Religious education and the state

There needs to be separation and a limit

It seems the Punjab government has dug itself another hole after its Education Department announced that he Holy Quran would be taught as a separate compulsory subject in all schools across the province, but did little to implement the decision and the matter landed in the Lahore High Court, that has forced Chief Minister Usman Buzdar to approve the hiring and training of 70,000 Arabic teachers. Apart from managing and financing the logistics of such a massive recruitment exercise, the government has also set itself up to receive a series of demands from the new government employees. Granted, if indeed such a large number of government jobs are distributed, some political capital is generated as it will translate into votes, but before that, the first thing that this group of fresh recruits will ask for confirmation as full-time employees, something that will not be easy to grant, leading to protests. At some point there will be an expectation of a salary hike, that the Punjab government will again find tough to manage, forcing another round of sit-ins. Wheter enough qualified teachers can be found is a separate matter.

One could appreciate such a rise in employment had the job being created for it carried some utility. That the Holy Quran will be taught in Arabic to children from classes 1-5 without teaching them the Arabic language means they won’t understand what they will be reading. It would therefore be an exercise in vain if the expectation is that children will be learning something new, when in fact no useful knowledge will be imparted under this plan. The recitation or memorization of the Holy Quran is typically an optional subject that parents teach their children at home at a level of strictness, difficulty and interpretation that varies across families. As it is, over the years, the number of school subjects have increased while syllabi have expanded, leaving children with a lot on their plates already. Adding to that workload for what seems to be more of a politically motivated move that satisfies this government’s swelling appetite for religiosity at the expense of the core curriculum is a recipe for disaster. The Punjab government tmust rethink this policy of forcing religion into education every chance it gets, much to the detriment of students.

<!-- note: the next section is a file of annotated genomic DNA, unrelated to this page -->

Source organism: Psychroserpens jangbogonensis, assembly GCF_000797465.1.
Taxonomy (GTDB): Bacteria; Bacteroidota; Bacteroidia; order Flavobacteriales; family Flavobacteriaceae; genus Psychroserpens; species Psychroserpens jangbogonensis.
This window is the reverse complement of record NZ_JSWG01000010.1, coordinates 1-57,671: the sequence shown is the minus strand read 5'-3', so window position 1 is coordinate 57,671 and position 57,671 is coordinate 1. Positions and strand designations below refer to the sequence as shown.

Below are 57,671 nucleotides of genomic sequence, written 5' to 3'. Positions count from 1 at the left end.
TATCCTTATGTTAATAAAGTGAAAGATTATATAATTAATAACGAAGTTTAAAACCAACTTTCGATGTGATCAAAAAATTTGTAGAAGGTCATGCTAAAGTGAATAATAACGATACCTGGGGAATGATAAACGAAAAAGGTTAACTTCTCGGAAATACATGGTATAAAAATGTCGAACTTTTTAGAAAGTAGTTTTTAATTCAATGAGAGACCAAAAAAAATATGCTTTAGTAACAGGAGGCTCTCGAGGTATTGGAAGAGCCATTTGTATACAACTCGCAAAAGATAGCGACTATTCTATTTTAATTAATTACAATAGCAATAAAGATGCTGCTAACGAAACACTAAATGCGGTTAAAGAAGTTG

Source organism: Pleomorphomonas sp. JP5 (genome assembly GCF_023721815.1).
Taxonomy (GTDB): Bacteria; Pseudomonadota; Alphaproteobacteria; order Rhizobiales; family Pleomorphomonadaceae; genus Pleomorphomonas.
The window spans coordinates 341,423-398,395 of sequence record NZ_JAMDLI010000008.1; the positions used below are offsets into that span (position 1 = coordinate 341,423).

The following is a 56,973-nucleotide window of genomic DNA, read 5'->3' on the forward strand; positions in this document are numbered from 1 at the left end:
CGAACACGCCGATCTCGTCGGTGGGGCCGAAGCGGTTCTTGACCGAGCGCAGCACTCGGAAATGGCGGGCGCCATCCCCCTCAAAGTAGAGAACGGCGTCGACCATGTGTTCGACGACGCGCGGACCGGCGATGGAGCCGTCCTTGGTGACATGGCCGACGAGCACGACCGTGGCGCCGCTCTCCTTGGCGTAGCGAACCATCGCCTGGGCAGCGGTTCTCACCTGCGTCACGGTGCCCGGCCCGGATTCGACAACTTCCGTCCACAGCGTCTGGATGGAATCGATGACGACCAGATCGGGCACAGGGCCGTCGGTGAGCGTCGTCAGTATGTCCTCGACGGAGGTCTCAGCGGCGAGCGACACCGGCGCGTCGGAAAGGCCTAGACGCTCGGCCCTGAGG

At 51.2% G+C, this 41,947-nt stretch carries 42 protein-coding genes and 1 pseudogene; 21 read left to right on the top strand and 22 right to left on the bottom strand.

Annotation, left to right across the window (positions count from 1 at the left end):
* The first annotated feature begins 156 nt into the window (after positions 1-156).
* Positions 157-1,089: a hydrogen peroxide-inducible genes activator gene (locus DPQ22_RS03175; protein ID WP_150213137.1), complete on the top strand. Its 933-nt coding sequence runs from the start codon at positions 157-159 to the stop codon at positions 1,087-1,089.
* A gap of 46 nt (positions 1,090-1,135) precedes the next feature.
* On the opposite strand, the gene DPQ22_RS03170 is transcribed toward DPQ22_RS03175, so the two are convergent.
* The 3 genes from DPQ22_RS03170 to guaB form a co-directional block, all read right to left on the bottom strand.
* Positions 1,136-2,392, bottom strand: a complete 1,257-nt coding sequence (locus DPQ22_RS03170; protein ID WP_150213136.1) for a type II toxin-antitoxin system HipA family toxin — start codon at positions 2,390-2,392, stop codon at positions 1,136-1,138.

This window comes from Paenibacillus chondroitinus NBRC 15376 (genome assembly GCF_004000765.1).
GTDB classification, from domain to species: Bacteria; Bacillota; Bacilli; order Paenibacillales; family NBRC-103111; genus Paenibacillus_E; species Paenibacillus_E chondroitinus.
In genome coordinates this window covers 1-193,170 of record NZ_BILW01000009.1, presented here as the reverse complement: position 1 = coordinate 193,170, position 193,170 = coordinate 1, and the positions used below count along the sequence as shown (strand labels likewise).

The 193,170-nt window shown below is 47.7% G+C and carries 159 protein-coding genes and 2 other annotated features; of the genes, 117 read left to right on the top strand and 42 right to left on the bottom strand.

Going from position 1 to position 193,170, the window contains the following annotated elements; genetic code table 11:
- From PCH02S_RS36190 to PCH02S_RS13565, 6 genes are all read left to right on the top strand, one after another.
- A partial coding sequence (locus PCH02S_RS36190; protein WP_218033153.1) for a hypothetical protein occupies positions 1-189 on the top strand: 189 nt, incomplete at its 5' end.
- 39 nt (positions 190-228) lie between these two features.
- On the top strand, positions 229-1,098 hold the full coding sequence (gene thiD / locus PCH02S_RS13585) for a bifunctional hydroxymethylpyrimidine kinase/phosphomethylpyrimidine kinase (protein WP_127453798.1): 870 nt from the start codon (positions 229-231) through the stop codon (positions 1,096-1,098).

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The Editorial Department of Pakistan Today can be contacted at: [email protected]


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